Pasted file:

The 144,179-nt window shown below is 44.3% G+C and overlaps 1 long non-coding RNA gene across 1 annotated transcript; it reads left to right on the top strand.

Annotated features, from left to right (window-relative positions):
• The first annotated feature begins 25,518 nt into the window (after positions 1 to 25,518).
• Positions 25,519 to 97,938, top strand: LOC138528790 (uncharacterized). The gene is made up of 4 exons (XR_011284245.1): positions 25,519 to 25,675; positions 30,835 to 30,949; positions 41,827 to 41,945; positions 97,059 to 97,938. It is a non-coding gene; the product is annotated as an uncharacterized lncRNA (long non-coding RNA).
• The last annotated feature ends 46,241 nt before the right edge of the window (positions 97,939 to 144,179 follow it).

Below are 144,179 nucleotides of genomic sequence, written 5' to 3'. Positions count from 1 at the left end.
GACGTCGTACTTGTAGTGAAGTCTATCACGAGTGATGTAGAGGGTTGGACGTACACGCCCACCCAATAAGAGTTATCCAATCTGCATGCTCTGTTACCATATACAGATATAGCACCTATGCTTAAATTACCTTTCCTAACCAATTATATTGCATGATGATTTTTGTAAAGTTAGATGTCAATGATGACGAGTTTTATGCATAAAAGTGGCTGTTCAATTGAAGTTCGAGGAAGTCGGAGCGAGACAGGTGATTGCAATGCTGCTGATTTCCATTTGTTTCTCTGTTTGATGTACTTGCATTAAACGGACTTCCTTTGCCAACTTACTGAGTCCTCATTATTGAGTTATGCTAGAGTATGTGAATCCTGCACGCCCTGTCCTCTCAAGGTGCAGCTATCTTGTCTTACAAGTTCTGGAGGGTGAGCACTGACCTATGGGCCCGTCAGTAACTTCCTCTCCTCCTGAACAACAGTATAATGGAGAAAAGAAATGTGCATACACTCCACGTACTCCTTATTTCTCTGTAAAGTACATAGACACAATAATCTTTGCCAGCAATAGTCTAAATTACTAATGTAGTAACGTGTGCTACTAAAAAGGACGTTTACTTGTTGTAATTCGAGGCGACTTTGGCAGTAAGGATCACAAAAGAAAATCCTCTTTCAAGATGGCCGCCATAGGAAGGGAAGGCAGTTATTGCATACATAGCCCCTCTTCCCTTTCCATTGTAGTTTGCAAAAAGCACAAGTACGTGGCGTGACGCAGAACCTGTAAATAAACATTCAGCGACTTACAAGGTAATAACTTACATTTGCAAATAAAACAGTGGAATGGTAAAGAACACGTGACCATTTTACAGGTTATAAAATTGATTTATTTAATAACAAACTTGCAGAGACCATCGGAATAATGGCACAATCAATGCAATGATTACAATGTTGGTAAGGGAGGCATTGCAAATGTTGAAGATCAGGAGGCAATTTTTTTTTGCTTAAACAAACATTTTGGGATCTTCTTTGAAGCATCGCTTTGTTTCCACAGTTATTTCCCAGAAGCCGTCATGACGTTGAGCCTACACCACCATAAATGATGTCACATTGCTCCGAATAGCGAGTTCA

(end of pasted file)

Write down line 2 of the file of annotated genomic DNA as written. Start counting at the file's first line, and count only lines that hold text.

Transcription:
Annotated features, from left to right (window-relative positions):